The dramatic fall in prawn (Penaeus monodon) prices coupled with environmental concerns has resulted in a relative stagnation of prawn grow-out operations in the Philippines. Leaders of the Philippine aquaculture sector are concerned that their cost of production is higher than that of their close competitors in Indonesia and Thailand. Also, the environmental and production crash experienced in Taiwan has led to a general perception that intensive culture cannot be sustained. The sector recently experienced a lack of direction and growth, combined with crowded water sheds, excessive use of water bodies, overuse of groundwater and continued destruction of mangrove.

      A field survey of prawn growers was conducted in August-October 1992 using a standardized economic questionnaire that included costs, returns and growers perceptions of constraints. Economic estimates were developed for representative production systems; intensive, semi-intensive, extensive and prawn-milkfish rotation.

      The incentive to expand the prawn pond area is not strong. Existing intensive facilities can be operated efficiently and profitably, but new intensive operations will most likely need to include water treatment capabilities for water entering and exiting grow-out ponds. Canals, reservoirs or ponds used for water quality improvement may be able to concurrently produce a profitable crop, such as milkfish-prawn rotation. Internal rate of return for semi-intensive ponds using earthen ponds was higher than for other culture systems. If, over time, water quality and conservation constraints are sufficiently addressed, stocking densities might be increased. Research and extension programs targeting equity should focus on integrated systems.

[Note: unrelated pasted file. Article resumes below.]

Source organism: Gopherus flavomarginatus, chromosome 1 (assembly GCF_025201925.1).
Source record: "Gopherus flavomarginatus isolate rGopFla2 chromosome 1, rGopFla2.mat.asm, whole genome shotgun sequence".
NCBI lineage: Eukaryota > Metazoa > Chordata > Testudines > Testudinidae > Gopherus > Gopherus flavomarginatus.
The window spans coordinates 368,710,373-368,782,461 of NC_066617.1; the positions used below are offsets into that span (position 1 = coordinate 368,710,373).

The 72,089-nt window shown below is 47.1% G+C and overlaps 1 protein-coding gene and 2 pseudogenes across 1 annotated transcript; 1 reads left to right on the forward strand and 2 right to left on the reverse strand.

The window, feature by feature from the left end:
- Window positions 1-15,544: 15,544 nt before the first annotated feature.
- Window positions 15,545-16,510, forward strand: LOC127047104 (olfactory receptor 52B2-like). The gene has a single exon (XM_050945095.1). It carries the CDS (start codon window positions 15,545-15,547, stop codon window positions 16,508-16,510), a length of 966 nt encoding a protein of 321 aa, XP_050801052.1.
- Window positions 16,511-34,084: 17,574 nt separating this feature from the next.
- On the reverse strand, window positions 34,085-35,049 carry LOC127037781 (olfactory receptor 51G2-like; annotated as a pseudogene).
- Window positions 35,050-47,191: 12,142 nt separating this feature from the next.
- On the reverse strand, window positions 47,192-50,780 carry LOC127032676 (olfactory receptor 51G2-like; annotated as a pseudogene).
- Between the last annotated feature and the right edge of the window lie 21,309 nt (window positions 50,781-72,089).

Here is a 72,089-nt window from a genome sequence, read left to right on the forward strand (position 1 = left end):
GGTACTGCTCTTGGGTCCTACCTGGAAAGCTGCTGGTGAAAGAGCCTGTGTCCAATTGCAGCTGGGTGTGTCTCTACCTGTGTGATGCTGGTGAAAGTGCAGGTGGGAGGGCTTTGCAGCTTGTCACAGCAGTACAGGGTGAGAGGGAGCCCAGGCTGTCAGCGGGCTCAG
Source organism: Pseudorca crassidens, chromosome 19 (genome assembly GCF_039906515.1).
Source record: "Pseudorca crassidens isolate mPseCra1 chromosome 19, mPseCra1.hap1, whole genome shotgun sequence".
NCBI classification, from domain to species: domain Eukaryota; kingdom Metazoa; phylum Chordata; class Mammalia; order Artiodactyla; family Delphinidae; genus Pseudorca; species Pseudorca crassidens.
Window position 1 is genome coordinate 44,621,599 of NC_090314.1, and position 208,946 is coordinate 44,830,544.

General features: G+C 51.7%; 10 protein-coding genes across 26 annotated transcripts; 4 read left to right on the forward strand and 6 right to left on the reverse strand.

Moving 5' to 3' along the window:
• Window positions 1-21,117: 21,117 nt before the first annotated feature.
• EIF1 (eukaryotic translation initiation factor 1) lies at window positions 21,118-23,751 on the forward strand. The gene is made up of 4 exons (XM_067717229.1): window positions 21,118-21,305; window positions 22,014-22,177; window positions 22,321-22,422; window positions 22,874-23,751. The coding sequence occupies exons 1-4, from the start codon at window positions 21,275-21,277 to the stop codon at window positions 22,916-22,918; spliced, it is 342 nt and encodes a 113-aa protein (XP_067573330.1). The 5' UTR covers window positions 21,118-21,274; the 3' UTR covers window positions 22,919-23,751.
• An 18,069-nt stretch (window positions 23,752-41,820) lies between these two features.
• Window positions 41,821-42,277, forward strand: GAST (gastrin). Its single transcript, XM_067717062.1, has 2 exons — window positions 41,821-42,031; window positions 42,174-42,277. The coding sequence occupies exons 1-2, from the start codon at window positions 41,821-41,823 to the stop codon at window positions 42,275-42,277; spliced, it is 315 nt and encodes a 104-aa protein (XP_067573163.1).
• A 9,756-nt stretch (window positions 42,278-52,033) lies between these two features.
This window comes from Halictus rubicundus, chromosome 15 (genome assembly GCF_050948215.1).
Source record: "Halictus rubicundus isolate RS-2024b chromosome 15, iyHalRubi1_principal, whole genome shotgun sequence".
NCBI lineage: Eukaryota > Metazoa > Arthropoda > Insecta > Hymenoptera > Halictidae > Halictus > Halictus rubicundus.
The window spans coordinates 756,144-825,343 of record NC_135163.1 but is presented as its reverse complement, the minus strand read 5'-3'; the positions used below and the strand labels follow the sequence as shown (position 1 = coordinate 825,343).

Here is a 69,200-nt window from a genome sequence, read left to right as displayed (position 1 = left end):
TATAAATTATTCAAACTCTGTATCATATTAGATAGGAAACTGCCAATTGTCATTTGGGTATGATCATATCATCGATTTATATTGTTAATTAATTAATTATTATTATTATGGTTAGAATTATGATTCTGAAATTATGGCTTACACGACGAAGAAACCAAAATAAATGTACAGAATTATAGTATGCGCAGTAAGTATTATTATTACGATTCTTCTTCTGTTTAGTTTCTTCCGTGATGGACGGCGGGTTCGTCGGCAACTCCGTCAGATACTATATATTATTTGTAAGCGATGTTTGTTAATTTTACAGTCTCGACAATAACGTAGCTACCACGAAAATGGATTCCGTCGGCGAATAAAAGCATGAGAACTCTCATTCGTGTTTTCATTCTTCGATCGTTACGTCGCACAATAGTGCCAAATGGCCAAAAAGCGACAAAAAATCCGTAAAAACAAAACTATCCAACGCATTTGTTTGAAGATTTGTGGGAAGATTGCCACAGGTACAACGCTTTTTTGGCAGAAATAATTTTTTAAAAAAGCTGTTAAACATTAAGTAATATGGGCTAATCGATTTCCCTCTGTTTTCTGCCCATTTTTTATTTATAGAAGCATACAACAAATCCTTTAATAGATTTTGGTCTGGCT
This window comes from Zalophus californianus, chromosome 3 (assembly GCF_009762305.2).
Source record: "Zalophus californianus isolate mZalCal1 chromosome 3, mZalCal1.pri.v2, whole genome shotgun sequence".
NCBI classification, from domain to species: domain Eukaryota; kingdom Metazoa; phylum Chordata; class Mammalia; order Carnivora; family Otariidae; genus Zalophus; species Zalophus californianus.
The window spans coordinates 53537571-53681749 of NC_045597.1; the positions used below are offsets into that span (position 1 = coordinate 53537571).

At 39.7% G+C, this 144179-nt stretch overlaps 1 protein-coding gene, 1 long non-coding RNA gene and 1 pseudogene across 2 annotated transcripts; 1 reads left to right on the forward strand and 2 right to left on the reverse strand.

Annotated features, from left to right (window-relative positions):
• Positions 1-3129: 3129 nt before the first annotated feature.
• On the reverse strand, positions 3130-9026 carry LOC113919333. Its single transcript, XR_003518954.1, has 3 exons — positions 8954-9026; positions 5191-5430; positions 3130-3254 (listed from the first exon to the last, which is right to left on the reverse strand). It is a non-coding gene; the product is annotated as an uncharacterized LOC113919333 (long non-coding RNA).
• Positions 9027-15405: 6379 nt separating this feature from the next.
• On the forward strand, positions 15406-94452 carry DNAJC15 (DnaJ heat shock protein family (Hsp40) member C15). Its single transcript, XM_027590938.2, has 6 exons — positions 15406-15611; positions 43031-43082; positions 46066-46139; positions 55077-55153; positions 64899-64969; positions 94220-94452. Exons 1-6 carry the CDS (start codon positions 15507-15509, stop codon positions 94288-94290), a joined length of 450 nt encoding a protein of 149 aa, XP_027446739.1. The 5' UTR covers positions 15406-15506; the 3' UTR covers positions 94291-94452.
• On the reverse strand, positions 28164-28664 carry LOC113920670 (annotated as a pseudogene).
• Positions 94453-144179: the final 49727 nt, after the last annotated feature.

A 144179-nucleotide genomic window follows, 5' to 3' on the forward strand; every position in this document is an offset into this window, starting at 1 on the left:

• Article

      An economic analysis of the modular pond system of milkfish production in the Philippines 

      RF Agbayani, DD Baliao, NM Franco, RB Ticar & NG Guanzon Jr. - Aquaculture, 1989 - Elsevier
      In 1980, the annual yield of milkfish ponds in the Philippines was 800 kg/ha while the potential yield is estimated to be 2000 kg/ha. The modular pond system analyzed in this study can largely close the gap between actual and potential yield through more efficient use of pond capacity to increase the number of croppings up to 7 times in 1 year. Pilot-scale production using the modular pond system was done at the Leganes Research Station (LRS) SEAFDEC, Iloilo, and at three cooperating commercial farms. Scale of operation ranged from 2.7 ha to 7.9 ha. From 2 to 7 production runs were recorded with per hectare outputs ranging from 278 kg to 341 kg per run. Input costs were based on actual figures and the ex-farm milkfish price as P21.00 (4 to 6 fish/kg). The average return on investment and payback period for all sites was 68.81% and 1.25 years, respectively.